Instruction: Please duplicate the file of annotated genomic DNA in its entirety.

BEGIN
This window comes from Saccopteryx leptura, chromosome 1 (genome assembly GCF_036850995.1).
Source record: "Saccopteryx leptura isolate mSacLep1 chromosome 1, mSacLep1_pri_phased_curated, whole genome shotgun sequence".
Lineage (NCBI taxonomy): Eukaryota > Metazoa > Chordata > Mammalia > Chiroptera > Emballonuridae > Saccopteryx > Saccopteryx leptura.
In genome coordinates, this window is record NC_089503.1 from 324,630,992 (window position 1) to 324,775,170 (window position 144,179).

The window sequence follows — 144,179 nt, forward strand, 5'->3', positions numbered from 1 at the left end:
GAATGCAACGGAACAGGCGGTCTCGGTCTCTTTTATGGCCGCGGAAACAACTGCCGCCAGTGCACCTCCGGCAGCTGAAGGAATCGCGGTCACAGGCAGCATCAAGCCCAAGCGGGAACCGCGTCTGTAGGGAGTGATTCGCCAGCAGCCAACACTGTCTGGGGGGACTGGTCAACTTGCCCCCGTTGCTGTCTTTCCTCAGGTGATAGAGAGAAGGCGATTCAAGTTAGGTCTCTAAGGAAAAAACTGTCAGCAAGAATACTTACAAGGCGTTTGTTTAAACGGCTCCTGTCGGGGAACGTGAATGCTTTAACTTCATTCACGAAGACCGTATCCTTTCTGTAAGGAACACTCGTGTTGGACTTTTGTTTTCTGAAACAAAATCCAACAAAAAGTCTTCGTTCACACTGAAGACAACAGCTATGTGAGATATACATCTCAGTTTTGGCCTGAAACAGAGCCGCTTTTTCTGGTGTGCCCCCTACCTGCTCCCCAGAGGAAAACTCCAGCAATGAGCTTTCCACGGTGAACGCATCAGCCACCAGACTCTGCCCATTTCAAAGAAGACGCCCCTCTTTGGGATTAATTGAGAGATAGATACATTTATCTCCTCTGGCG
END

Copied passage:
This window comes from Saccopteryx leptura, chromosome 1 (genome assembly GCF_036850995.1).
Source record: "Saccopteryx leptura isolate mSacLep1 chromosome 1, mSacLep1_pri_phased_curated, whole genome shotgun sequence".
Lineage (NCBI taxonomy): Eukaryota > Metazoa > Chordata > Mammalia > Chiroptera > Emballonuridae > Saccopteryx > Saccopteryx leptura.
In genome coordinates, this window is record NC_089503.1 from 324,630,992 (window position 1) to 324,775,170 (window position 144,179).

The window sequence follows — 144,179 nt, forward strand, 5'->3', positions numbered from 1 at the left end:
GAATGCAACGGAACAGGCGGTCTCGGTCTCTTTTATGGCCGCGGAAACAACTGCCGCCAGTGCACCTCCGGCAGCTGAAGGAATCGCGGTCACAGGCAGCATCAAGCCCAAGCGGGAACCGCGTCTGTAGGGAGTGATTCGCCAGCAGCCAACACTGTCTGGGGGGACTGGTCAACTTGCCCCCGTTGCTGTCTTTCCTCAGGTGATAGAGAGAAGGCGATTCAAGTTAGGTCTCTAAGGAAAAAACTGTCAGCAAGAATACTTACAAGGCGTTTGTTTAAACGGCTCCTGTCGGGGAACGTGAATGCTTTAACTTCATTCACGAAGACCGTATCCTTTCTGTAAGGAACACTCGTGTTGGACTTTTGTTTTCTGAAACAAAATCCAACAAAAAGTCTTCGTTCACACTGAAGACAACAGCTATGTGAGATATACATCTCAGTTTTGGCCTGAAACAGAGCCGCTTTTTCTGGTGTGCCCCCTACCTGCTCCCCAGAGGAAAACTCCAGCAATGAGCTTTCCACGGTGAACGCATCAGCCACCAGACTCTGCCCATTTCAAAGAAGACGCCCCTCTTTGGGATTAATTGAGAGATAGATACATTTATCTCCTCTGGCG